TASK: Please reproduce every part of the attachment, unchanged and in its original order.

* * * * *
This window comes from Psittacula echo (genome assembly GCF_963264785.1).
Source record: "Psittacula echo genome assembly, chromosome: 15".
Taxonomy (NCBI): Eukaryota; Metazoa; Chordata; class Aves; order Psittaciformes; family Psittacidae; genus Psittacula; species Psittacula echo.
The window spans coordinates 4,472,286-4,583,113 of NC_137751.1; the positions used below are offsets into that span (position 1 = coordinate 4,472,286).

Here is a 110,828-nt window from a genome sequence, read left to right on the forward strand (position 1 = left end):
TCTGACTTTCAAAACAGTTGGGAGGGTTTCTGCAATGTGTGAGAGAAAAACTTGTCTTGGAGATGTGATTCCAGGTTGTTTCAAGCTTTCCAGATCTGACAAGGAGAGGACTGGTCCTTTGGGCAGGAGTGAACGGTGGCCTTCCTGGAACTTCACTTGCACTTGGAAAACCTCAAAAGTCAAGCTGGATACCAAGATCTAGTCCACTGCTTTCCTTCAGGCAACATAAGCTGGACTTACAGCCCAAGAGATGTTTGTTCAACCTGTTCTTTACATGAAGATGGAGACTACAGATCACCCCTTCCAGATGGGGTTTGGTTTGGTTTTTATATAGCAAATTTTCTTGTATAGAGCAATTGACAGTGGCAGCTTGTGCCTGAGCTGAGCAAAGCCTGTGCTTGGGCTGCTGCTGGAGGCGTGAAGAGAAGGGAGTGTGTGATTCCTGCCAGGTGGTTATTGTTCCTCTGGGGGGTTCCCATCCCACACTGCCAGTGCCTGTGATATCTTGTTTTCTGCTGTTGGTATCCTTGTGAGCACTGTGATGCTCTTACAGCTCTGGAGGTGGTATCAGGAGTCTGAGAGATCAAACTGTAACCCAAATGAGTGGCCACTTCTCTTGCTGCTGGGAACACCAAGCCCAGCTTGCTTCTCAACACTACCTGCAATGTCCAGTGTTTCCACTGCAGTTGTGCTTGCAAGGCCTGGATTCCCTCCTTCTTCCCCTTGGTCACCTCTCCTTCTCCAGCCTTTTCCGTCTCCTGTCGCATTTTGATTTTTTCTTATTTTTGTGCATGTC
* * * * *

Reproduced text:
This window comes from Psittacula echo (genome assembly GCF_963264785.1).
Source record: "Psittacula echo genome assembly, chromosome: 15".
Taxonomy (NCBI): Eukaryota; Metazoa; Chordata; class Aves; order Psittaciformes; family Psittacidae; genus Psittacula; species Psittacula echo.
The window spans coordinates 4,472,286-4,583,113 of NC_137751.1; the positions used below are offsets into that span (position 1 = coordinate 4,472,286).

Here is a 110,828-nt window from a genome sequence, read left to right on the forward strand (position 1 = left end):
TCTGACTTTCAAAACAGTTGGGAGGGTTTCTGCAATGTGTGAGAGAAAAACTTGTCTTGGAGATGTGATTCCAGGTTGTTTCAAGCTTTCCAGATCTGACAAGGAGAGGACTGGTCCTTTGGGCAGGAGTGAACGGTGGCCTTCCTGGAACTTCACTTGCACTTGGAAAACCTCAAAAGTCAAGCTGGATACCAAGATCTAGTCCACTGCTTTCCTTCAGGCAACATAAGCTGGACTTACAGCCCAAGAGATGTTTGTTCAACCTGTTCTTTACATGAAGATGGAGACTACAGATCACCCCTTCCAGATGGGGTTTGGTTTGGTTTTTATATAGCAAATTTTCTTGTATAGAGCAATTGACAGTGGCAGCTTGTGCCTGAGCTGAGCAAAGCCTGTGCTTGGGCTGCTGCTGGAGGCGTGAAGAGAAGGGAGTGTGTGATTCCTGCCAGGTGGTTATTGTTCCTCTGGGGGGTTCCCATCCCACACTGCCAGTGCCTGTGATATCTTGTTTTCTGCTGTTGGTATCCTTGTGAGCACTGTGATGCTCTTACAGCTCTGGAGGTGGTATCAGGAGTCTGAGAGATCAAACTGTAACCCAAATGAGTGGCCACTTCTCTTGCTGCTGGGAACACCAAGCCCAGCTTGCTTCTCAACACTACCTGCAATGTCCAGTGTTTCCACTGCAGTTGTGCTTGCAAGGCCTGGATTCCCTCCTTCTTCCCCTTGGTCACCTCTCCTTCTCCAGCCTTTTCCGTCTCCTGTCGCATTTTGATTTTTTCTTATTTTTGTGCATGTC